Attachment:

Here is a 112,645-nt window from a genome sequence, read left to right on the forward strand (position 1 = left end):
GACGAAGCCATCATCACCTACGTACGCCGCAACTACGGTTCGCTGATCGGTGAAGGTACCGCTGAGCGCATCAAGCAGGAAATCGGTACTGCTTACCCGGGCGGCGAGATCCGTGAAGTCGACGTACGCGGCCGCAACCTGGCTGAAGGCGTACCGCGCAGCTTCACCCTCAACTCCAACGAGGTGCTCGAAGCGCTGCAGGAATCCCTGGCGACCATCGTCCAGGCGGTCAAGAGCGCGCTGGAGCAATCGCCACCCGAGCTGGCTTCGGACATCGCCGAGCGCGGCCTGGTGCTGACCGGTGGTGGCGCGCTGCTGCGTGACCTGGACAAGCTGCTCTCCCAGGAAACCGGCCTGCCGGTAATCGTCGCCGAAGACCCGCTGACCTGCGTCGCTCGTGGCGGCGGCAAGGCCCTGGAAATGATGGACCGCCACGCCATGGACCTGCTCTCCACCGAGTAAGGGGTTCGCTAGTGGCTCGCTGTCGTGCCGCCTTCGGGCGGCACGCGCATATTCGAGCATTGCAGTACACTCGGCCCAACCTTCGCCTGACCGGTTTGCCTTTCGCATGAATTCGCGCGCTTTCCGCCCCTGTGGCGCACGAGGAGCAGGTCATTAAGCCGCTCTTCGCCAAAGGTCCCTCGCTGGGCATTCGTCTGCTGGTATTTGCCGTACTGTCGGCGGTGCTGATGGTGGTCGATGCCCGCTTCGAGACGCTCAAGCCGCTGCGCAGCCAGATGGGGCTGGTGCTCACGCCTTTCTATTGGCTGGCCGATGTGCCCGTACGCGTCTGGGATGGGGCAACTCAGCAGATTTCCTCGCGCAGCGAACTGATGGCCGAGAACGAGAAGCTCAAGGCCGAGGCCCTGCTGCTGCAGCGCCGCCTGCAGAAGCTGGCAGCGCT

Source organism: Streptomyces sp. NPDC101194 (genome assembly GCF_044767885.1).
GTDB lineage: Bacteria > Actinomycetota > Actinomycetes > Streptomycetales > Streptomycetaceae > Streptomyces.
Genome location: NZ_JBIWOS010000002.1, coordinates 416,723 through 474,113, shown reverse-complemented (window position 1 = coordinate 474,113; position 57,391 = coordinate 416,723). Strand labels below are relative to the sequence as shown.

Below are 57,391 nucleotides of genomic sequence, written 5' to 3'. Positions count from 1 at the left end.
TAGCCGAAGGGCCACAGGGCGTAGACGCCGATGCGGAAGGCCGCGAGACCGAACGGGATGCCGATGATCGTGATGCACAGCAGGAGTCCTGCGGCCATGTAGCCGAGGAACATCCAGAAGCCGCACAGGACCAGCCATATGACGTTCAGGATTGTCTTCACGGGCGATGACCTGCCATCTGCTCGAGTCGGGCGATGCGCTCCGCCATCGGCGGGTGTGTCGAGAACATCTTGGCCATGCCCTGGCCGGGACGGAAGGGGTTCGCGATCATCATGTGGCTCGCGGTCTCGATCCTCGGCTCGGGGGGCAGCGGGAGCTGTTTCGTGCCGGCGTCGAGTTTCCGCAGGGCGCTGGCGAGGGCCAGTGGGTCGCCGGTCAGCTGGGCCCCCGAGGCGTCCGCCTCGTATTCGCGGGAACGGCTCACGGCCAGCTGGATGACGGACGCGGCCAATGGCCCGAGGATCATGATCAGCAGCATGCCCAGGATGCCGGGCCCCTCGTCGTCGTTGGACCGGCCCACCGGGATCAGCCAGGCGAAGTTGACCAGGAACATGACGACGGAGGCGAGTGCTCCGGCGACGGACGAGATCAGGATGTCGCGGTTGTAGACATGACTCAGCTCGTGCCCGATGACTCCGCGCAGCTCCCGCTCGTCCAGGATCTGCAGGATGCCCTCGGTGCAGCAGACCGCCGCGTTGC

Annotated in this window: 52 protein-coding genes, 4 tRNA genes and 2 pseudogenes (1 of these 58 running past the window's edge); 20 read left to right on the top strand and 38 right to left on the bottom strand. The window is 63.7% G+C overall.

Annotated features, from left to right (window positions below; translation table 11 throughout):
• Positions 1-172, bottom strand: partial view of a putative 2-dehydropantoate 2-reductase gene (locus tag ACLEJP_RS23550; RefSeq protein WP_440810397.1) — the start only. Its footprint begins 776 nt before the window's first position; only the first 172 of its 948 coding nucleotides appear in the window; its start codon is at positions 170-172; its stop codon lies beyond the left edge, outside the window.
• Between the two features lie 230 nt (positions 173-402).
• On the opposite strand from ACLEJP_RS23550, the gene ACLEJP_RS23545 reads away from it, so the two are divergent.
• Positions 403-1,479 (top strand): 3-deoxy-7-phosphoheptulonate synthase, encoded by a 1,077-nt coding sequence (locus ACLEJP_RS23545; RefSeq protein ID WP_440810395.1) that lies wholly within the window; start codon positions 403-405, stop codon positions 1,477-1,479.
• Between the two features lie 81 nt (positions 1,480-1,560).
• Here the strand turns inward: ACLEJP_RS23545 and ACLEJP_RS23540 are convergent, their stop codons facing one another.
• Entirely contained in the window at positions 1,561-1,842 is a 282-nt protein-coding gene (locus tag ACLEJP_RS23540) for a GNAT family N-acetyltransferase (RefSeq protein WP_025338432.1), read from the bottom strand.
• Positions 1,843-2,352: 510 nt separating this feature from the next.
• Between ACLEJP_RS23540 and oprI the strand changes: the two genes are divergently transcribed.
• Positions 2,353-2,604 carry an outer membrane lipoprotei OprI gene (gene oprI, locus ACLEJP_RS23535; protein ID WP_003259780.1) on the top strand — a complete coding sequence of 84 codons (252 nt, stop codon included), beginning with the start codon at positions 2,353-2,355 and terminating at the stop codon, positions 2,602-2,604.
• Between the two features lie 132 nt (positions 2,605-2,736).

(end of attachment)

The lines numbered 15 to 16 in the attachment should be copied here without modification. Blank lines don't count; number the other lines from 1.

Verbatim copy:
• Here the strand turns inward: ACLEJP_RS23545 and ACLEJP_RS23540 are convergent, their stop codons facing one another.
• Entirely contained in the window at positions 1,561-1,842 is a 282-nt protein-coding gene (locus tag ACLEJP_RS23540) for a GNAT family N-acetyltransferase (RefSeq protein WP_025338432.1), read from the bottom strand.